Walter Chandoha
Walter Chandoha

The Original Viral Cat Photographer

Walter Chandoha
Walter Chandoha

Cats are famously impossible to corral. Those furry little narcissists have their own agenda and care little about your wants and needs. And perhaps no one is more intimately familiar with their stubborn independence than cat photographer Walter Chandoha.

"Cats are their own people and they'll do what they darn well please," says Chandoha in his new book, Walter Chandoha: The Cat Photographer (Aperture, 2015).

From Walter Chandoha: The Cat Photographer (Aperture, 2015) // (Walter Chandoha)

Chandoha, 95, has spent the majority of his life behind the lens, and it was early in his career when he discovered he had a knack for capturing animals. Although the New Jersey native has photographed dogs, fowls, and horses, cats have always been the fan favorite. That, Chandoha says, is because cats are nature's divas.

"Cats are just naturally expressive and they get into such a variety of situations," he says.

From Walter Chandoha: The Cat Photographer (Aperture, 2015) // (Walter Chandoha)

From Walter Chandoha: The Cat Photographer (Aperture, 2015) // (Walter Chandoha)

For 40 years, Chandoha's cat photos — with their signature backlighting — have appeared in advertisements (for pet food, shoes, and even women's lingerie), magazines (from National Geographic to LIFE), and more than 30 books.

But it takes an expert hand, not to mention limitless patience, to get the perfect shot. Chandoha attributes his success to his wife, Maria, who has long acted as the animal handler and charmer. "It's not a one-person job," he says. Nor is it a quick one.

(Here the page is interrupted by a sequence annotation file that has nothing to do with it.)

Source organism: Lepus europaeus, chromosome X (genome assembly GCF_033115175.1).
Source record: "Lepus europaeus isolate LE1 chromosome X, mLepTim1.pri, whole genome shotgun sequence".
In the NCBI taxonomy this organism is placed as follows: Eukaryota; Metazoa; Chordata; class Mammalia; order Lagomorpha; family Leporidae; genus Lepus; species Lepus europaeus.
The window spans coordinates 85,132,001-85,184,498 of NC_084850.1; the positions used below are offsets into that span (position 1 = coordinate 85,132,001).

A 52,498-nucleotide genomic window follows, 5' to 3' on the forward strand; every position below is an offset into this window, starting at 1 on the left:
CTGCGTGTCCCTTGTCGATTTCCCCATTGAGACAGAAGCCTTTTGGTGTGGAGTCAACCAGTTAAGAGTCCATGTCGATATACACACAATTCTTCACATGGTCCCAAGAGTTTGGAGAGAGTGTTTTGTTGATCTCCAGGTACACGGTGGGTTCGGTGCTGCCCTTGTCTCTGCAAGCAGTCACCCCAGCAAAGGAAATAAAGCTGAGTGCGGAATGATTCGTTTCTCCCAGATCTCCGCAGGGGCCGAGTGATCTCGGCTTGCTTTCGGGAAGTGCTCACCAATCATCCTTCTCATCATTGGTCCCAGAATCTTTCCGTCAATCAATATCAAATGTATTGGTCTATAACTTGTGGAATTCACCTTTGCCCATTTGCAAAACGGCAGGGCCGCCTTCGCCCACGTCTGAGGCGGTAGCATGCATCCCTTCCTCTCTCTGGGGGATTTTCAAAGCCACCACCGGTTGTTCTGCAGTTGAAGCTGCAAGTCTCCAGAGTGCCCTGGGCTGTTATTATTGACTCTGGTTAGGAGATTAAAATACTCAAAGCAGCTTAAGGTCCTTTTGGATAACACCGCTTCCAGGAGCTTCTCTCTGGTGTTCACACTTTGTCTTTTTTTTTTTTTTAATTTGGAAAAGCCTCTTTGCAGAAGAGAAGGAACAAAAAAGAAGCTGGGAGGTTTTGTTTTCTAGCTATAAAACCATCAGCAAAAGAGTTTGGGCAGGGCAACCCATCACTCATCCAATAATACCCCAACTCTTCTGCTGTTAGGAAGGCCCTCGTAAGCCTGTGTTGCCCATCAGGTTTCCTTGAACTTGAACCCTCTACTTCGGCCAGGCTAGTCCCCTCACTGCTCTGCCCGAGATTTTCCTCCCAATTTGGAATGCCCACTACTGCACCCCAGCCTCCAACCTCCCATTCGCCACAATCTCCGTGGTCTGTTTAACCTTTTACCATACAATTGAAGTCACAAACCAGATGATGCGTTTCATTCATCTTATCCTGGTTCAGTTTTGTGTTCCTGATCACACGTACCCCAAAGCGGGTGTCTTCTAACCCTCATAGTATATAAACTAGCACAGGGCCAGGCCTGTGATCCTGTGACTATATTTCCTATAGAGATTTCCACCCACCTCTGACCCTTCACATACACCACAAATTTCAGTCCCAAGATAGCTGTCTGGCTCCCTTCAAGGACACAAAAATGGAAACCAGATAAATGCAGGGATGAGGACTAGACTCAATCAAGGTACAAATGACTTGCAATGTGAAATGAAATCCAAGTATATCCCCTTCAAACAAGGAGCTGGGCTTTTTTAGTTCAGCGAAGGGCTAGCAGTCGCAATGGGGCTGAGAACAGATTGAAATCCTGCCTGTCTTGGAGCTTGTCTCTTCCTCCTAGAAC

For his photos, Chandoha used a small upstairs bedroom in his family's suburban New Jersey home as his studio. There, Chandoha would situate himself on his knees, his camera at the ready, while the cats were placed on a table or a box. Then, Maria would get to work — holding and cajoling the cats; entertaining them with toys; petting them — until they relaxed in spite of the glaring lights.

From Walter Chandoha: The Cat Photographer (Aperture, 2015) // (Walter Chandoha)

With his window of opportunity revealed, Chandoha would give his wife the okay to pull her hands away, then photograph madly while the cats were in pose. He'd run through a zoo of animal noises and tap the hood of his camera to try to capture the Holy Grail of cat portraiture — eye contact.

"If one cat would be looking out this way and another looking somewhere completely different, that's no good," he says. "The eye contact has to be just right."

The best shots may come by chance, but Chandoha's work manages to herd the impossible, adorably capturing cats in photographs that transcend time and trends.

From Walter Chandoha: The Cat Photographer (Aperture, 2015) // (Walter Chandoha)

 

Walter Chandoha: The Cat Photographer is available now from Aperture

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Visit the Joanina Library at the University of Coimbra in Portugal at night and you might think the building has a bat problem. It's true that common pipistrelle bats live there, occupying the space behind the bookshelves by day and swooping beneath the arched ceilings and in and out of windows once the sun goes down, but they're not a problem. As Smithsonian reports, the bats play a vital role in preserving the institution's manuscripts, so librarians are in no hurry to get rid of them.